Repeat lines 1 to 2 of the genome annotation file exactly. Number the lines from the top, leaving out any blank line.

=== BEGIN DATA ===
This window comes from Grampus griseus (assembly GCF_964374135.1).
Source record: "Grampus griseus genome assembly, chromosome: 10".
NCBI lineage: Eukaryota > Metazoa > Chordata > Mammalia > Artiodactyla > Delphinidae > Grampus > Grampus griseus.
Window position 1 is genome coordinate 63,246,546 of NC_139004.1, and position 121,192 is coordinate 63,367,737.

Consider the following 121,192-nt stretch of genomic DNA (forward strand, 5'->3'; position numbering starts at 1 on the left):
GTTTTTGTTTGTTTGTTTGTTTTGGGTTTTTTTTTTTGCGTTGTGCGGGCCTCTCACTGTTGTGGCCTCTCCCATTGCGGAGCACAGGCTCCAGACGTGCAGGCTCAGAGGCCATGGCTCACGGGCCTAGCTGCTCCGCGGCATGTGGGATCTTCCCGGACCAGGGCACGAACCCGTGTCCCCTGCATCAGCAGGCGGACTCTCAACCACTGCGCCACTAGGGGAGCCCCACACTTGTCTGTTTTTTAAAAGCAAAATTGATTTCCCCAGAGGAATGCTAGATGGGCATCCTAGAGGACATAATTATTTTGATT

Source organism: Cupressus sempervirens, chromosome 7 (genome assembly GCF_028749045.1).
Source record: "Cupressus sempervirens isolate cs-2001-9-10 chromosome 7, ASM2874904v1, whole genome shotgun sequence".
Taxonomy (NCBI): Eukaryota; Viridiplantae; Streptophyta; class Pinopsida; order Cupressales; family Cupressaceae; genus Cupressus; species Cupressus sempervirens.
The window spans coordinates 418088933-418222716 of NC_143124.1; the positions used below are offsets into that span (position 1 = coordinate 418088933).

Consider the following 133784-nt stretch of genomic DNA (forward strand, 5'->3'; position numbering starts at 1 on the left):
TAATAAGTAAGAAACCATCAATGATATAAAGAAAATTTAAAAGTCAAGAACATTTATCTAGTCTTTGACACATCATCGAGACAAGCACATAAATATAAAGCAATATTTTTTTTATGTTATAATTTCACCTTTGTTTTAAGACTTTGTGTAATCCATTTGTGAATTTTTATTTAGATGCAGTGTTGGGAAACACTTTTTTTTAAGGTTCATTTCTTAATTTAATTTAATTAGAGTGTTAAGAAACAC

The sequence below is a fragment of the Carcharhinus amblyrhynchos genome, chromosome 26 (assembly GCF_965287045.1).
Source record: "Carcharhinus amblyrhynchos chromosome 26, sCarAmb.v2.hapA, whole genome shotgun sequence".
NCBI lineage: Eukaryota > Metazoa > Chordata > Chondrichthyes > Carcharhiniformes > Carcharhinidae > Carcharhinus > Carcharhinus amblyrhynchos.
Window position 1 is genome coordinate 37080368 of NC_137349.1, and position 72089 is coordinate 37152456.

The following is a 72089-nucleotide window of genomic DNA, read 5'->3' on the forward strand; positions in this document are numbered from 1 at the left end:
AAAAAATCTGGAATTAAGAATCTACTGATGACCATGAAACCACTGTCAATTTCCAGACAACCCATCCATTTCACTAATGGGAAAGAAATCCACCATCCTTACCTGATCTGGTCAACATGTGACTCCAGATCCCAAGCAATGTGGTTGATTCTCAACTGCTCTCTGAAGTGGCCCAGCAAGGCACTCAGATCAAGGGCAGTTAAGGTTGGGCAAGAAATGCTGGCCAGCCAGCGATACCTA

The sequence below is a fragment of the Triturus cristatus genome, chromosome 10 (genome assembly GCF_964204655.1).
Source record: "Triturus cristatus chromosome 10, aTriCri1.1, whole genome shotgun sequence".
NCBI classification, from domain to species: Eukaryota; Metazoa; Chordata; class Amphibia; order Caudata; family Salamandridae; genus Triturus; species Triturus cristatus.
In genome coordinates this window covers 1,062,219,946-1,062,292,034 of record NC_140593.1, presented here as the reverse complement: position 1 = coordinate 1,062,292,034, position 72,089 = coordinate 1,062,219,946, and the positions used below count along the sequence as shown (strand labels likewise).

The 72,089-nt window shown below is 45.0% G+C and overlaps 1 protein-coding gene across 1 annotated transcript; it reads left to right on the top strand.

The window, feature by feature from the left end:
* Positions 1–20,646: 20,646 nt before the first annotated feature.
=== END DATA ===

This window comes from Grampus griseus (assembly GCF_964374135.1).
Source record: "Grampus griseus genome assembly, chromosome: 10".